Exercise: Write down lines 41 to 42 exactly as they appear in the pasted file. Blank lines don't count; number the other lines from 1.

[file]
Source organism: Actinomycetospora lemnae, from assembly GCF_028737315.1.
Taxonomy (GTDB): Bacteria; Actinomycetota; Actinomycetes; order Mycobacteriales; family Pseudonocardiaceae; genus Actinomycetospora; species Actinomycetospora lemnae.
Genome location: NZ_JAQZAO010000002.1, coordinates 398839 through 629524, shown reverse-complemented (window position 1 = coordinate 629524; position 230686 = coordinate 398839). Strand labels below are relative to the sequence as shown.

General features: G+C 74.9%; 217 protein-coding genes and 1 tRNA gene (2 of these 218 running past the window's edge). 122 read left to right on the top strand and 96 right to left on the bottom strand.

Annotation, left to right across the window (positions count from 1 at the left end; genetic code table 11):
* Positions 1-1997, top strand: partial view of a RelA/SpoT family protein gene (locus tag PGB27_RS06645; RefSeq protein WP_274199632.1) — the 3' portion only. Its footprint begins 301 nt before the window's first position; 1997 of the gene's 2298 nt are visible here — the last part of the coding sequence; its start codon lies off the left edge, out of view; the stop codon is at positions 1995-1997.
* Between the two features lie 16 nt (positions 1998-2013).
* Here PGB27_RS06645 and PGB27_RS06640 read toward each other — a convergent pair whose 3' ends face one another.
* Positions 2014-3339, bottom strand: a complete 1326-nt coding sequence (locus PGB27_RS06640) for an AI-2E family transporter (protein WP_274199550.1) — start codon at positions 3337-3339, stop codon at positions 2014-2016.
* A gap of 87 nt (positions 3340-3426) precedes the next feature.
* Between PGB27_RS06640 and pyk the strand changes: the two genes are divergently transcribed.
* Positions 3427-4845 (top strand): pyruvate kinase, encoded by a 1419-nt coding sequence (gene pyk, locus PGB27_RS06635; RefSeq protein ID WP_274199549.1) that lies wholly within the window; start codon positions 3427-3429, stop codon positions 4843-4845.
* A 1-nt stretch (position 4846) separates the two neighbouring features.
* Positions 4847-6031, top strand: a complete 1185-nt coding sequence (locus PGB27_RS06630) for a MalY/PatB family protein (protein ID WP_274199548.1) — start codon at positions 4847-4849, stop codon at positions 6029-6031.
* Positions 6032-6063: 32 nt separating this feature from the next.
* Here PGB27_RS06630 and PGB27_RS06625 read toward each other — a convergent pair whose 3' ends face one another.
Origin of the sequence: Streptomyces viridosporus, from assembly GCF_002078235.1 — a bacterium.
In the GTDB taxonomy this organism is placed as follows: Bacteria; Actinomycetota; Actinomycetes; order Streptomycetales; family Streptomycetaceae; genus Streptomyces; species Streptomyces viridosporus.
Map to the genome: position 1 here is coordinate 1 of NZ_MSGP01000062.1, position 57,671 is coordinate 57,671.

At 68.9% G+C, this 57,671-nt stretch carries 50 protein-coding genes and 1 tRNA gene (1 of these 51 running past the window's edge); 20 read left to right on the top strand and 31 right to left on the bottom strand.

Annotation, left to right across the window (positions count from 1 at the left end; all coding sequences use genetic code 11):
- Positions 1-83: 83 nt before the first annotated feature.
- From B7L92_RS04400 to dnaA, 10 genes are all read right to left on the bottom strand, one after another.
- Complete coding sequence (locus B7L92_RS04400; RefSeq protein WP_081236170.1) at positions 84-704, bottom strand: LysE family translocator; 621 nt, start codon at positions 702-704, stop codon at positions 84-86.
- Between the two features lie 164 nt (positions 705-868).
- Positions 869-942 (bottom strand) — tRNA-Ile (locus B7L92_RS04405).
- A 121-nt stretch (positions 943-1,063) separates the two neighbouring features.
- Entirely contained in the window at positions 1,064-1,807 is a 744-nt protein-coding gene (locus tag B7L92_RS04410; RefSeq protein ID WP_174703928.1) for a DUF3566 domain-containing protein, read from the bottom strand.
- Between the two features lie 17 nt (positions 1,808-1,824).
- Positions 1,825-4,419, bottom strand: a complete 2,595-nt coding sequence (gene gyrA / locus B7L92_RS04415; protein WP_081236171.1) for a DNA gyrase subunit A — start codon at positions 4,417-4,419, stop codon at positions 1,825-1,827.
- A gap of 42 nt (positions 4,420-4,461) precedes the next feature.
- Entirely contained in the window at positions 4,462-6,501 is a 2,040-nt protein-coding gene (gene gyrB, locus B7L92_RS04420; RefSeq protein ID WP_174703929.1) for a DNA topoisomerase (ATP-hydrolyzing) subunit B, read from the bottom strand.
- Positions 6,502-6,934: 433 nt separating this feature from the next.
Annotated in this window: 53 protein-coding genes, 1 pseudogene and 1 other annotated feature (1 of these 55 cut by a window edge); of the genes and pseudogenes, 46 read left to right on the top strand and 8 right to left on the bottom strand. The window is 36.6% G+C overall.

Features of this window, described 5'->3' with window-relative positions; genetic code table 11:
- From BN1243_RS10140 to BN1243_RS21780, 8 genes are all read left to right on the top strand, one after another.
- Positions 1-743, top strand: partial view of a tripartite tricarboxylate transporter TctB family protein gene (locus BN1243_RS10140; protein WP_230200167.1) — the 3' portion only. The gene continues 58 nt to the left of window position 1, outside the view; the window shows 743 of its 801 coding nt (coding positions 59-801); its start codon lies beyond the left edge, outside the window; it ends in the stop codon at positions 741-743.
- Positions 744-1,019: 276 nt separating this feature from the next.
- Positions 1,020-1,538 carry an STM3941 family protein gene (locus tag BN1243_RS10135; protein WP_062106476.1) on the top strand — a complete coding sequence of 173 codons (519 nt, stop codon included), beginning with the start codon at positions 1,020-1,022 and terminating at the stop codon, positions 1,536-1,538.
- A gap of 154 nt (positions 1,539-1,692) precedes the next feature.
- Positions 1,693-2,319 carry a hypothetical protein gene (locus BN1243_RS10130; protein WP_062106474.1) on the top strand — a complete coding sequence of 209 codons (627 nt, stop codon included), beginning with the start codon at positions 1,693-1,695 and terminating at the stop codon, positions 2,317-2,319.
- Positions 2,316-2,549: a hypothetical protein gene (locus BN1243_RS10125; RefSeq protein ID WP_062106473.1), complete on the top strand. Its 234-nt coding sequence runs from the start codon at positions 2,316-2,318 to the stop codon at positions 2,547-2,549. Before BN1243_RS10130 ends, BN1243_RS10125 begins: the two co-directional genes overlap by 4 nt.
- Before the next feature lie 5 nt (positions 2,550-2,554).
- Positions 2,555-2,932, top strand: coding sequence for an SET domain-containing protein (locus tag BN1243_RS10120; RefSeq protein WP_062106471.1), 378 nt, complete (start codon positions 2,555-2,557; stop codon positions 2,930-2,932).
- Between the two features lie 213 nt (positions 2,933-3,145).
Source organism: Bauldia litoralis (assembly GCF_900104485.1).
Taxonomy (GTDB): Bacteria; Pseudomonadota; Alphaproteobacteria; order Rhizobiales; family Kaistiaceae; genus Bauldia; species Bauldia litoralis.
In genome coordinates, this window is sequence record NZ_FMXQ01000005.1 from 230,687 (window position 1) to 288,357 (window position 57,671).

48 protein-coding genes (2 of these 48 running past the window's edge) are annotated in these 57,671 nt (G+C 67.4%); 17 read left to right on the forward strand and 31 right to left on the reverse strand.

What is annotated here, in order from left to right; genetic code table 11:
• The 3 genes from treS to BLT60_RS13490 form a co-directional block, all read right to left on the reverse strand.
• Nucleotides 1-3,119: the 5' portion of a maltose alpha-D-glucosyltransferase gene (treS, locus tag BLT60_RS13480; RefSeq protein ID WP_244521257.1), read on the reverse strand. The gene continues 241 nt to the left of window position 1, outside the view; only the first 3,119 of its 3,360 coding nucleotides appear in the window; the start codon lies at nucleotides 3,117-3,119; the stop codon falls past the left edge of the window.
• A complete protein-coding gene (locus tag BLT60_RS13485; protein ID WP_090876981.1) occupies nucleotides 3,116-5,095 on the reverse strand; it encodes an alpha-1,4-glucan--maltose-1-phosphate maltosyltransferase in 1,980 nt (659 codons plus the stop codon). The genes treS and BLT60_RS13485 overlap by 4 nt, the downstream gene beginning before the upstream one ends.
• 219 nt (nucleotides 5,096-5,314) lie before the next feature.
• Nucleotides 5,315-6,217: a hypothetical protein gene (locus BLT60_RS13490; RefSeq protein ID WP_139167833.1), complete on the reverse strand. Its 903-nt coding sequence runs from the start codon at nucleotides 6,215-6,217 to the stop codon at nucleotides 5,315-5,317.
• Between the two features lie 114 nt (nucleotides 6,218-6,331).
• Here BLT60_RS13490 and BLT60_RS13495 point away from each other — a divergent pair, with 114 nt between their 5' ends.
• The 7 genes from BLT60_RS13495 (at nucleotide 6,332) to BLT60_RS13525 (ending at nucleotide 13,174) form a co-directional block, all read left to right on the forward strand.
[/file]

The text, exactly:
- Positions 1,693-2,319 carry a hypothetical protein gene (locus BN1243_RS10130; protein WP_062106474.1) on the top strand — a complete coding sequence of 209 codons (627 nt, stop codon included), beginning with the start codon at positions 1,693-1,695 and terminating at the stop codon, positions 2,317-2,319.
- Positions 2,316-2,549: a hypothetical protein gene (locus BN1243_RS10125; RefSeq protein ID WP_062106473.1), complete on the top strand. Its 234-nt coding sequence runs from the start codon at positions 2,316-2,318 to the stop codon at positions 2,547-2,549. Before BN1243_RS10130 ends, BN1243_RS10125 begins: the two co-directional genes overlap by 4 nt.